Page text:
Sizing up requirements
A compressor is often considered as the workhorse of the shop floor, providing air to power tools and manufacturing processes. However, Steve Downes, Hydrovane sales manager for Gardner Denver, says there are a number of factors to take in to account to ensure that the installation is fit for purpose and able to deliver the required volume of air.
Window fabricators must select the most appropriate compressor to suit their demands. With air tools and systems reliant on a continuous, dependable source of air, owners will want the assurance that their compressed air system is operating reliably and efficiently.
It can be tempting to purchase a compressed air system for a lower upfront cost, but this may not offer the durability required, which can lead to higher maintenance costs that may negate any original savings.
Consequently, it is recommended that business owners look at the whole life costs of their compressor, rather than focusing on its purchase price alone. By considering service costs as parts of a larger whole, owners are better able to hold their system’s performance to account.
Businesses looking to replace their compressor will also need to size the unit to meet air demand; taking in to account the minimum and maximum air pressures and compressed air flow that the new system requires before installation.
Many suppliers can carry out an energy audit on the existing compressed air installation. Using a data-logging device, this can provide valuable insight in to current performance, including energy consumption and any identified pressure drops or areas for improvement.
These findings can then be used to help owners make an informed decision, as many sites may find that their existing compressed is oversized for the application, both in terms of physical unit size and also the volume of air generated in relation to system demand.
Correct specification is not simply a case of sizing a compressor correctly however. The air generated must also be the right quality, as dirt and moisture can have a negative impact on the finished product.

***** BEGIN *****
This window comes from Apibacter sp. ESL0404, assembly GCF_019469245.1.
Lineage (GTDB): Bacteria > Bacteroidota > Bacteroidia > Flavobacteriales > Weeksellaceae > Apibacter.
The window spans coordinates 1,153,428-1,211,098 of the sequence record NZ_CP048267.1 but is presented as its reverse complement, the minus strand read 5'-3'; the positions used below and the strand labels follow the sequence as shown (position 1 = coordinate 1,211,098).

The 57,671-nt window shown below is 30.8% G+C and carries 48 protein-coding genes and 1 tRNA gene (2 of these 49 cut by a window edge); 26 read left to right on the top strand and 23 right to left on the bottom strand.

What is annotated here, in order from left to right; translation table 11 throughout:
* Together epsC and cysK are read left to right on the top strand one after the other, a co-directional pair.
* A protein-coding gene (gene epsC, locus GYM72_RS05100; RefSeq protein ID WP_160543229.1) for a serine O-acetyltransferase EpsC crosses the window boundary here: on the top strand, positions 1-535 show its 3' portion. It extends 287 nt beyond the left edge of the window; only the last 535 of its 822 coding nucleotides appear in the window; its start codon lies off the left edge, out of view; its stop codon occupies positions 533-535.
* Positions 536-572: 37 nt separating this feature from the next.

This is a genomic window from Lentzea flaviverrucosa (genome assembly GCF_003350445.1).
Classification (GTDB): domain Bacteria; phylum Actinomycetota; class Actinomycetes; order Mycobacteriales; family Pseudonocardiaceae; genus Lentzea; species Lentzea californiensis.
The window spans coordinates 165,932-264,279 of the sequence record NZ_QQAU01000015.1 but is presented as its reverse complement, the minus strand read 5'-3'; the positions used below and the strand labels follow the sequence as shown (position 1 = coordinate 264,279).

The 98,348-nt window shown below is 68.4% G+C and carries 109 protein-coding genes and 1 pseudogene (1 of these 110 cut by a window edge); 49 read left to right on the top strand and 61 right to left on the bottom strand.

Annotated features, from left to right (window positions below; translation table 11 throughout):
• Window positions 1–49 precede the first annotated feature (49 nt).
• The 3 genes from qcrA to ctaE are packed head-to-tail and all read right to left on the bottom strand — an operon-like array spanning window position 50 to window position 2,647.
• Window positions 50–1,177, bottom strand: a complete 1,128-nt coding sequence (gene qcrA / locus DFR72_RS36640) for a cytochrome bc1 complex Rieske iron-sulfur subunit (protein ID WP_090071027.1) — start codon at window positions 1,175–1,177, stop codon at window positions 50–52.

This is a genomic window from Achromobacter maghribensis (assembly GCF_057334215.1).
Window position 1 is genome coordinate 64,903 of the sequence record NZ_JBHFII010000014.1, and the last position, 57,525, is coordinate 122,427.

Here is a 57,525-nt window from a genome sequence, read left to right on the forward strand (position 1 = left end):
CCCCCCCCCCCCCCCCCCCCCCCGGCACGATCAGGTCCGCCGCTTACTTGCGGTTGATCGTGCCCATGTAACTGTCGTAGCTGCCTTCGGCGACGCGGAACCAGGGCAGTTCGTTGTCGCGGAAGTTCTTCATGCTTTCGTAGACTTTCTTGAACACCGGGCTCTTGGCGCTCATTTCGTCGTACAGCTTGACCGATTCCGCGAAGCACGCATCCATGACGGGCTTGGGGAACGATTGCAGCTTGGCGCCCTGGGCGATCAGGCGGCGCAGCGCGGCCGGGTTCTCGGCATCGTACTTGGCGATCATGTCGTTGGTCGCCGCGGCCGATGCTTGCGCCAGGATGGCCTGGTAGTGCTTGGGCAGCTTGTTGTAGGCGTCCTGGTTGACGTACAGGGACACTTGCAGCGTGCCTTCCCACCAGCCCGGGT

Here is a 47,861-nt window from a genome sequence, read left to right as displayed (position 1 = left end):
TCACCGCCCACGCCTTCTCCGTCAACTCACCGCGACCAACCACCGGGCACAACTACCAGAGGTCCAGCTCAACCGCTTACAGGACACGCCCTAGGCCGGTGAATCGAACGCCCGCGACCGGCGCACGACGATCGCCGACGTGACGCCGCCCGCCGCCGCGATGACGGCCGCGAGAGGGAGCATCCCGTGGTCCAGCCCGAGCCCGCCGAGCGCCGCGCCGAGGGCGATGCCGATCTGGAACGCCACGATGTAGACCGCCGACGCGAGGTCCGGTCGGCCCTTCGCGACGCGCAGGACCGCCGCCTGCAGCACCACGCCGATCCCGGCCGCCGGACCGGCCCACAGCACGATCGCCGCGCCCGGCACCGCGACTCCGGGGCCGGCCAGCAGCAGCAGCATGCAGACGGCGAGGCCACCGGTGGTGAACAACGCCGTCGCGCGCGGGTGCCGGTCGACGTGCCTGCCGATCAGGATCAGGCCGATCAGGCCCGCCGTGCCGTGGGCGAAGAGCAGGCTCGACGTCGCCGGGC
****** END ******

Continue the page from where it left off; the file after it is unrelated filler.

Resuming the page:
Installing the necessary downstream equipment is therefore critical, but historically customers investing in a new compressed air system may have selected these component parts separately; a process which can add both cost and time to the overall installation.
This is where solutions, such as the Hydrovane Air Solution from Gardner Denver, can help owners save money. The system combines a rotary vane compressor with a range of ancillary equipment including an air receiver, dryer and in-line filtration in a fully integrated package.
In addition, selecting a package solution will help businesses to realise significant savings by choosing a single source supplier for all aspects of their compressed air system.
A further area that will have a positive impact on compressor performance is maintenance. Poor compressor maintenance can be costly – the Carbon Trust reports that a pipework leak as small as 3mm may cost over £700 in wasted energy per year. A simple leak detection survey can detect any problems quickly, so they can be resolved.
Such on-going maintenance is integral to ensuring the reliability and energy efficiency of a compressed air system. Gardner Denver always recommends owners carry out regular maintenance on their compressed air system, including routine service, performance and safety checks from a qualified engineer.
To help businesses improve the reliability, efficiency and quality of their compressed air, Gardner Denver has produced a new guide called ‘Hydrovane: one solution, all you need’, which is available for free download.